A teenager who saved his unconscious dad from downing in freezing cold water asked for a final kiss goodbye as the pair nearly drowned. Paul Rowlands, 50, and son Joe, from Nantwich, Cheshire, were in their sit-in kayak in Ynys Dulas off Lligwy beach at Anglesey last month when it started taking in water.
David Christie, 36, claimed he’d been trying to resuscitate six-week-old Marshall after finding him out cold but in fact shook the child so violently he suffered horror brain injuriesA DAD who murdered his baby son has been caged for at least 12 years. David Christie, 36, claimed he’d been trying to resuscitate six-week-old Marshall after finding him out cold. But he was convicted of killing the infant by shaking him so hard he caused catastrophic brain injuries.
A father has been jailed for life and ordered to serve a minimum of 12 years after he was convicted of the murder of his baby son. A father has been jailed for life and ordered to serve a minimum of 12 years after he was convicted of the murder of his baby son. David Christie (36) claimed he unintentionally injured six-week-old Marshall Christie as he tried to resuscitate him when he said the child had collapsed at the family home in Blackpool, on March 10 last year.
Muck Rack makes it simple to find people, tweets, or articles that mention any name, keyword, company, hashtag etc. We've compiled this guide to help you make the most of your search.
Selecting a term
Start searching tweets, articles from media outlets, articles mentioned in tweets, journalists'
names, titles and bios with some suggested searches:
Companies or Topics (e.g. iPhone, Microsoft)
Phrases (e.g. "cloud computing") — use quotes to keep the terms together
Twitter handles (e.g. @username) — returns those who have mentioned or replied to
Names (e.g. "David Pogue")
Hashtags (e.g. #sxsw, #london2012)
Bio details (e.g. vegan, Olympics, father)
Muck Rack's Advanced Search allows for many boolean operators.
Find results that mention multiple specified terms, use AND or
+. For example, ensure each result contains both Elon Musk and Mark Zuckerberg by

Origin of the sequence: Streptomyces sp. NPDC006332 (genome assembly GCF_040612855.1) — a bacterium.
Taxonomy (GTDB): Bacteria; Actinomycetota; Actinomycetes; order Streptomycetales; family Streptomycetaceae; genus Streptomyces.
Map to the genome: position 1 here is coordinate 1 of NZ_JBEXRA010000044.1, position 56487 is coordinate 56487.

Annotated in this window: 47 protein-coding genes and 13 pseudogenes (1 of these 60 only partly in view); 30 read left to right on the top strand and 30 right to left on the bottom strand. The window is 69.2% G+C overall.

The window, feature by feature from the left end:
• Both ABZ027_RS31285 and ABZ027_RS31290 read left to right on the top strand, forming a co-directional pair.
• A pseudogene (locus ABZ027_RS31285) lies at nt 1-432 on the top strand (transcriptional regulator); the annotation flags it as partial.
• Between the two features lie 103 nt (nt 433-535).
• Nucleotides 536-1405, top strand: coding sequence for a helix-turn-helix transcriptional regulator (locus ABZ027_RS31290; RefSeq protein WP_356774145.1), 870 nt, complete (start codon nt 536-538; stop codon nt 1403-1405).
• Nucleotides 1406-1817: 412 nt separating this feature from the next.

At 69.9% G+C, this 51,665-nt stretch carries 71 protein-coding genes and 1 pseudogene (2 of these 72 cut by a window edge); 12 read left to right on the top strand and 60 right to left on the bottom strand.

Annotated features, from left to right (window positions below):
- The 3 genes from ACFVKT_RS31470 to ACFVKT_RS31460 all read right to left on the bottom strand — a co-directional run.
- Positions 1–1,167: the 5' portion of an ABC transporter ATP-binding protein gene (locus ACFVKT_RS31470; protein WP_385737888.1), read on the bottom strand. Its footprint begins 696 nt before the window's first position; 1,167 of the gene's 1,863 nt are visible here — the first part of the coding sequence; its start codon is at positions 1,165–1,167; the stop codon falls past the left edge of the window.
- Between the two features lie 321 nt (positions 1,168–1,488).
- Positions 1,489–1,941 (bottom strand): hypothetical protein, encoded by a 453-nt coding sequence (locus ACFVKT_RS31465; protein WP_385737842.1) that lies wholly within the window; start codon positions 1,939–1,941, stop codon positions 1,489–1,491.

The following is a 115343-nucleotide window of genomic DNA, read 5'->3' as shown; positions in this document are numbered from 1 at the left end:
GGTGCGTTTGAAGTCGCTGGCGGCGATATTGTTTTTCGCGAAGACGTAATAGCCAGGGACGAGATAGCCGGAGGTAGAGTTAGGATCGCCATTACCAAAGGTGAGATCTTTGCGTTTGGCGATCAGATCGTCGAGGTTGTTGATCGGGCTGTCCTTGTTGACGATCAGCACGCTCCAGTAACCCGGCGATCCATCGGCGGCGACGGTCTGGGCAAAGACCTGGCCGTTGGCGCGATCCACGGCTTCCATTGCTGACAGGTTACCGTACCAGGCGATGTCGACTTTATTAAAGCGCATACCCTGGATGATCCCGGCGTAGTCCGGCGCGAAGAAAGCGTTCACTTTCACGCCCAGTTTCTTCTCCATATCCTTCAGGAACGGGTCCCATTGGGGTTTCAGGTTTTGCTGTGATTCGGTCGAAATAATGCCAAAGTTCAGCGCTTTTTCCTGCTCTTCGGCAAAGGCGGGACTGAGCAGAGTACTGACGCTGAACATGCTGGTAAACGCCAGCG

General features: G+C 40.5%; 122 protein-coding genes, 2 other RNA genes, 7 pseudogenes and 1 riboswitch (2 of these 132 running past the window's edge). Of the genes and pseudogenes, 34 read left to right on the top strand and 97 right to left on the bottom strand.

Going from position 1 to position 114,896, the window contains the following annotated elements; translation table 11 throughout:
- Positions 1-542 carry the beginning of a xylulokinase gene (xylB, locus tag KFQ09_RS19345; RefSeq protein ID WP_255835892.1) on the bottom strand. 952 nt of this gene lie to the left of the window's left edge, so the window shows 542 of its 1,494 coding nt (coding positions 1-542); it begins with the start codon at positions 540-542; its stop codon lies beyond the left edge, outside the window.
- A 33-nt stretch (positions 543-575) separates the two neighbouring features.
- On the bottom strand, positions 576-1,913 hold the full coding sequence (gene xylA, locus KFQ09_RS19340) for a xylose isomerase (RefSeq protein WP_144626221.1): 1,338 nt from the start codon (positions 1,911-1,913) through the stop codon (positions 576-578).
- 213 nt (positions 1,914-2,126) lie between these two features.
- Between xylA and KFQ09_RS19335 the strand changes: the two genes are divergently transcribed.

searching Musk AND Zuckerberg or Musk + Zuckerberg.
Use the operators OR or , to broaden your search when you'd like either of
multiple terms to appear in results. (This is the default behavior of our search when no operators
are used). For example, results will contain either cake or cookie by searching cake OR cookie or cake,cookie
Use NOT or - to subtract results from your search. For
example, searching Disney will yield results about the Walt Disney Company as well as Walt Disney
World Resort. To exclude mentions of Disney World, search for Disney -World or Disney
When using one of these operators with a phrase, enclose it in quotation marks. For example, you can
find results about smartphones excluding Apple's iPhone 4S by searching smartphone -"iPhone
Exact case matching or punctuation
If you're searching for a brand name or keyword that relies on specific punctuation marks or capitalization, you can
find results that match your exact query by adding matchcase: before the keyword you're searching for, like matchcase:E*TRADE .
Use parentheses to separate multiple
boolean phrases. For example, to find journalists talking about having fun in Disney World or
Disneyland, search for ("disney world" OR disneyland) AND fun.
An asterisk can be used to search for any variation of a root word truncated by the asterisk. For example, searching for admin* will return results for administrator, administration, administer, administered, etc.
A near operator is an AND operator where you can control the distance between the words. You can vary the distance the near operation uses by adding a forward slash and number (between 0-99) such as strawberries NEAR/10 "whipped cream", which means the strawberries must exist within 10 words of "whipped cream".